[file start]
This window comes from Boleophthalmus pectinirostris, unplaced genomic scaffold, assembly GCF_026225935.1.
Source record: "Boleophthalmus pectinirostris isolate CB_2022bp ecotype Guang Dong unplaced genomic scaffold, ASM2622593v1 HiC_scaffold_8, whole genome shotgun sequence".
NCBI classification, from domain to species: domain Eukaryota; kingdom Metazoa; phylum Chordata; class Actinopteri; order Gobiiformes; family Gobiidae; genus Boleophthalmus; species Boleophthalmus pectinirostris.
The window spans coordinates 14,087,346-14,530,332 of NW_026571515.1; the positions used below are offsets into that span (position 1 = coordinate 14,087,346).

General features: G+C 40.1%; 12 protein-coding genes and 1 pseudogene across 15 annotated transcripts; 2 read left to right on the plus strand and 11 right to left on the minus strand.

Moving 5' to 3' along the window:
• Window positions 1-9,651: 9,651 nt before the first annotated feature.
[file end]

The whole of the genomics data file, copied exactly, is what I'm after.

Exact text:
This window comes from Boleophthalmus pectinirostris, unplaced genomic scaffold, assembly GCF_026225935.1.
Source record: "Boleophthalmus pectinirostris isolate CB_2022bp ecotype Guang Dong unplaced genomic scaffold, ASM2622593v1 HiC_scaffold_8, whole genome shotgun sequence".
NCBI classification, from domain to species: domain Eukaryota; kingdom Metazoa; phylum Chordata; class Actinopteri; order Gobiiformes; family Gobiidae; genus Boleophthalmus; species Boleophthalmus pectinirostris.
The window spans coordinates 14,087,346-14,530,332 of NW_026571515.1; the positions used below are offsets into that span (position 1 = coordinate 14,087,346).

General features: G+C 40.1%; 12 protein-coding genes and 1 pseudogene across 15 annotated transcripts; 2 read left to right on the plus strand and 11 right to left on the minus strand.

Moving 5' to 3' along the window:
• Window positions 1-9,651: 9,651 nt before the first annotated feature.